Las Gaviotas, Colombia
When I think of Colombia, tourism–let alone ecotourism–is not the first thing that comes to my mind. However, a small community in the remote savannas of eastern Colombia is trying to change that. For four decades, the village of Gaviotas has been working to build a community of sustainability and imagination in a country that has scarred by political instability. The people of Gaviotas have planted millions of trees (which helps to regenerate an indigenous rainforest), farm organically, and use wind and solar power. Every family enjoys free housing, community meals, and schooling, and there are no weapons, police, or jails. Too good to be true, right?


A Gaviotas resident plants trees in a row created by the biodiesel-powered tree planter.

In the early 1980’s Gaviotas began planting a Caribbean pine tree in the otherwise barren savanna of eastern Colombia. Over the years, this forest has expanded to approximately 20,000 acres! The presence of the forest has altered the local climate by generating an additional 10% annual rainfall. The processing of tree resin has become an important economic activity for the community, and when this resin is extracted properly, the trees are not harmed. Gaviotans have discovered that these pines produce twice as much resin as any other resin-tapping forest in the world. Gaviotans produce a very high-grade resin in their zero-waste facility, and even the packaging of their resin has been designed to minimize excess material.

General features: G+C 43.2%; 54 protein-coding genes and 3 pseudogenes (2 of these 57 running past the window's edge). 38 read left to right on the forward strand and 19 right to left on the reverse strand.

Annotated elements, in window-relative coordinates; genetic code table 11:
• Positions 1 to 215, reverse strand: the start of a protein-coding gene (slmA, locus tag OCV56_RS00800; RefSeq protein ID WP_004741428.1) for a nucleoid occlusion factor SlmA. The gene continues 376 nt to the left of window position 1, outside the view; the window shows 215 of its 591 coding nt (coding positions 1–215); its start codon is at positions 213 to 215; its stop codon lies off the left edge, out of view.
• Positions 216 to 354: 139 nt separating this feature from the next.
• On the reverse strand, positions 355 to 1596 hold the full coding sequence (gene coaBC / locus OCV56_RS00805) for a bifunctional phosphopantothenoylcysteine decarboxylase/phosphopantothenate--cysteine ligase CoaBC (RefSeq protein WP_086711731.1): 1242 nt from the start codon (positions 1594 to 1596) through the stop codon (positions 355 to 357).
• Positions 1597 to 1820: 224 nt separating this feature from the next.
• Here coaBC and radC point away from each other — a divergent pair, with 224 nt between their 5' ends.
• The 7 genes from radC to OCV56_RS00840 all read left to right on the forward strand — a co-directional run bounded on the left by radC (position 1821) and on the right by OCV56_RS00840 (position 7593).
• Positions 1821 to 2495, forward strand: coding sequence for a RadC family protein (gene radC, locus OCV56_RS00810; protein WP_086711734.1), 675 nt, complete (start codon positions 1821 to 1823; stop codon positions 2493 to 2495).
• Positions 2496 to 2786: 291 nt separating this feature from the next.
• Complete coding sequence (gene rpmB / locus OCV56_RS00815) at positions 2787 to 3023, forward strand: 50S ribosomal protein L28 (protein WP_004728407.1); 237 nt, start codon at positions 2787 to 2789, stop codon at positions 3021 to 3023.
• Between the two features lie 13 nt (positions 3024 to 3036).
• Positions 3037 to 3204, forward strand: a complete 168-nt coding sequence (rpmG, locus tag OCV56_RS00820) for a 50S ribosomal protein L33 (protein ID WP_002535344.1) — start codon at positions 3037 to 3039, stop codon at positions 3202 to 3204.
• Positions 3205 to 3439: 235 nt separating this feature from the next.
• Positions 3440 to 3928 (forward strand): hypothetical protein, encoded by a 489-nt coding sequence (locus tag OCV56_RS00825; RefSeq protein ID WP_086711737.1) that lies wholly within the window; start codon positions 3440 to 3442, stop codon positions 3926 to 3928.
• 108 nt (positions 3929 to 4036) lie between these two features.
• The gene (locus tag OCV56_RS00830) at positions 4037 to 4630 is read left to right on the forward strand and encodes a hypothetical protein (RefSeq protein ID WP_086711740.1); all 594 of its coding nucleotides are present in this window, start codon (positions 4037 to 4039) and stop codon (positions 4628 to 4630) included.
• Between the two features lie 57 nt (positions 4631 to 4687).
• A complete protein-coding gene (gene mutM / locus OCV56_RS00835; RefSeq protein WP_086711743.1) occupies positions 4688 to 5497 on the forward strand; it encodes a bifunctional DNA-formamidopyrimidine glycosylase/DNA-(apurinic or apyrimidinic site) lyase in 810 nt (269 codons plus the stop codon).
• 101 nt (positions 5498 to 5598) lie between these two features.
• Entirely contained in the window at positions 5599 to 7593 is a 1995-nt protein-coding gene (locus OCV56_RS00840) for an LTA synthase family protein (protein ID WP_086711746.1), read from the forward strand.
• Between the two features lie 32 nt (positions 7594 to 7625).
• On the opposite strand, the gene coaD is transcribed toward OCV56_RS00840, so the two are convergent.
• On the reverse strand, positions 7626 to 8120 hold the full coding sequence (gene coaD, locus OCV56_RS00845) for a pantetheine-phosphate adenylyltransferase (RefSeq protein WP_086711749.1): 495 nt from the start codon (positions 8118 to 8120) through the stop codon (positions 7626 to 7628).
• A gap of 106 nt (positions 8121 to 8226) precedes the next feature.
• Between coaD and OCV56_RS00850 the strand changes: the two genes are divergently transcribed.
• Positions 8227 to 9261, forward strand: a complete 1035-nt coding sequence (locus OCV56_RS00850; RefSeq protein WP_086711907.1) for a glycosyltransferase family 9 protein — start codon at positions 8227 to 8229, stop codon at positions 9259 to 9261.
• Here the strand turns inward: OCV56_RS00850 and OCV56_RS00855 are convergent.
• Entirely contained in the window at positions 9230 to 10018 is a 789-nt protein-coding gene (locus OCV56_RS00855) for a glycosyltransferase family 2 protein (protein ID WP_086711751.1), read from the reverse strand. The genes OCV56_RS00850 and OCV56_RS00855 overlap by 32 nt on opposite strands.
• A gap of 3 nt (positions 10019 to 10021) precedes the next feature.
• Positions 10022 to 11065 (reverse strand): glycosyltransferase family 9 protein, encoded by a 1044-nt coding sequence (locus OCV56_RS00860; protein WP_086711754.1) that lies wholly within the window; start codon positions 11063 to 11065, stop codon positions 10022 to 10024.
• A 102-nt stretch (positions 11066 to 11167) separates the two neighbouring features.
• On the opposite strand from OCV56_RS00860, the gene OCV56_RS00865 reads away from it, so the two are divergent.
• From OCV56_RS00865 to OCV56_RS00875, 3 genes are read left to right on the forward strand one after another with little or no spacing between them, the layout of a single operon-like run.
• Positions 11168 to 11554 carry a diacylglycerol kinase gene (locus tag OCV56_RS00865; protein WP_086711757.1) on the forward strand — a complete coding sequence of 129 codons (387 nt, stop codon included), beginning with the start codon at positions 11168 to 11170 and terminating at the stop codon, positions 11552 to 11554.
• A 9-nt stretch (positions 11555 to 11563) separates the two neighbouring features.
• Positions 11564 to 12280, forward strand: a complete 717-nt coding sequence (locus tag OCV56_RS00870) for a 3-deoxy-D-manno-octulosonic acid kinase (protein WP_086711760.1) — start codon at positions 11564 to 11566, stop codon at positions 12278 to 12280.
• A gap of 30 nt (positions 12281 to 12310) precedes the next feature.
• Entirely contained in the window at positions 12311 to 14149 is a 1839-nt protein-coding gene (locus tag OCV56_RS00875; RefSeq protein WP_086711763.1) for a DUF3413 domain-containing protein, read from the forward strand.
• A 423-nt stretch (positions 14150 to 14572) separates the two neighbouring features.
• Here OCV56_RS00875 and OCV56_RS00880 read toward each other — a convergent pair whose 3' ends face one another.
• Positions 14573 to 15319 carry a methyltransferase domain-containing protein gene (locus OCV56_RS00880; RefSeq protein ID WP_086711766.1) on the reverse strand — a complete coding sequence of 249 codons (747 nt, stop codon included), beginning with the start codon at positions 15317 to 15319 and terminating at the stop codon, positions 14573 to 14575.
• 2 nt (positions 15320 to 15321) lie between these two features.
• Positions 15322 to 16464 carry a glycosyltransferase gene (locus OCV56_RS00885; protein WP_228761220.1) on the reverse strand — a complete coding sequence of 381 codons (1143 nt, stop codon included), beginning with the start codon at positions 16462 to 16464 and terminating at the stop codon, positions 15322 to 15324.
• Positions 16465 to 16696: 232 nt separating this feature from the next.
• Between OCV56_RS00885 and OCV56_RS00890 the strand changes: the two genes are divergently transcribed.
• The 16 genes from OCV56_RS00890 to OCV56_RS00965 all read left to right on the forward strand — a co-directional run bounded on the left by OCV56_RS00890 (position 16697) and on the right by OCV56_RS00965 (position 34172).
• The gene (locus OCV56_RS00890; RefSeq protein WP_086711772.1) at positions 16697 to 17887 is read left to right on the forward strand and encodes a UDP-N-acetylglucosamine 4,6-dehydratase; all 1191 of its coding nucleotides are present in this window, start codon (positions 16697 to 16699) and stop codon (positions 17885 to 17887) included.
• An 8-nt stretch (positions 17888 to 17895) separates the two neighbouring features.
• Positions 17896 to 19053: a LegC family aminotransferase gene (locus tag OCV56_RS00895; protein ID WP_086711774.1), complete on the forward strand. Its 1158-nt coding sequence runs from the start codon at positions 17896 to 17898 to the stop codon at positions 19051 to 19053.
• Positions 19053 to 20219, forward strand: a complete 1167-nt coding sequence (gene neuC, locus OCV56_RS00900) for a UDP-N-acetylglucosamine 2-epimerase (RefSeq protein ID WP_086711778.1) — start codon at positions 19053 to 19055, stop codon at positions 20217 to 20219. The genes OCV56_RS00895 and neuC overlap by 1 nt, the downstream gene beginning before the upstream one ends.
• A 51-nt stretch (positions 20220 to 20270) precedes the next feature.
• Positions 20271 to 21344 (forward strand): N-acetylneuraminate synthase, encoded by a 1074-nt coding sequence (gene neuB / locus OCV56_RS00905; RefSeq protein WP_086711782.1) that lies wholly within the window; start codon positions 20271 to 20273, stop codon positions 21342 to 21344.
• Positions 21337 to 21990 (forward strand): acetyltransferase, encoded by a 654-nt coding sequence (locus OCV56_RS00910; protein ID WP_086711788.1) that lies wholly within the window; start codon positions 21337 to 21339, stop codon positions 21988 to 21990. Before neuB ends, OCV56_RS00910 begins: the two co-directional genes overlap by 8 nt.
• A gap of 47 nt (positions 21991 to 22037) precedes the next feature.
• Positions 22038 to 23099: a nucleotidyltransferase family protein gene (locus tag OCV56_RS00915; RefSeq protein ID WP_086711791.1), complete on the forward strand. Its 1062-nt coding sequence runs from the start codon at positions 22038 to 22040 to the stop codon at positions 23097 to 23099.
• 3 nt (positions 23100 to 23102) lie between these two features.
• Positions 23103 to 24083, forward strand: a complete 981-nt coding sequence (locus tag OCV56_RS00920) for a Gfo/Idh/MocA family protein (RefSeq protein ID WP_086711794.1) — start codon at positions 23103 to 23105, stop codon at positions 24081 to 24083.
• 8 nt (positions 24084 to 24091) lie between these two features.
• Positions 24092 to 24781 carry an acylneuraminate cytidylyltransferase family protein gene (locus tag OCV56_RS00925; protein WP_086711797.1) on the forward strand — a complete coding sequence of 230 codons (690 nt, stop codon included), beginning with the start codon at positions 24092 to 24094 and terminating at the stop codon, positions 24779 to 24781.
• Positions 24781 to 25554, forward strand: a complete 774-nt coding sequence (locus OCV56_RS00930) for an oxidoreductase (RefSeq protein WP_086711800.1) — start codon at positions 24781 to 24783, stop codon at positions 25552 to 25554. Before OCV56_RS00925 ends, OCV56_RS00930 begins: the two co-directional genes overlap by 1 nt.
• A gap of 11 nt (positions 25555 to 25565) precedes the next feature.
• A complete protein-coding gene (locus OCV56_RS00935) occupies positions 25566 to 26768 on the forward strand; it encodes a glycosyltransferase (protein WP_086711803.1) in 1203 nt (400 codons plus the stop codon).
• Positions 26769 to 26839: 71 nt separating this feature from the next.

Over the years the pine trees have provided a shady understory for other plants and animals to thrive. Some of the species may be dormant seeds of ancient rainforest that once covered the region. The pines are slowly being crowded out by the regeneration of indigenous species.



Resin harvested from the Caribbean pine plantation is processed and turned into rosin, providing income for the community.


Increasing biodiversity in the forests of Gaviotas.

Gaviotas has presented harmonious and long term benefits for the environment, its residents, and the people who visit. There are many opportunities for tourists to get hands-on experience working along with locals on projects surrounding forestry, appropriate technology, water, biodiesel, and infrastructure. When I think about the term ecotourism, the town of Gaviotas lives up to the true essence of the meaning. This is also a great example of an ecological handprint, where we are acting to uplift humanity while lowering our environmental impacts.

For more information on how to get involved, visit “Friends of Gaviotas.”


About Malibu Press

Von Weinberg
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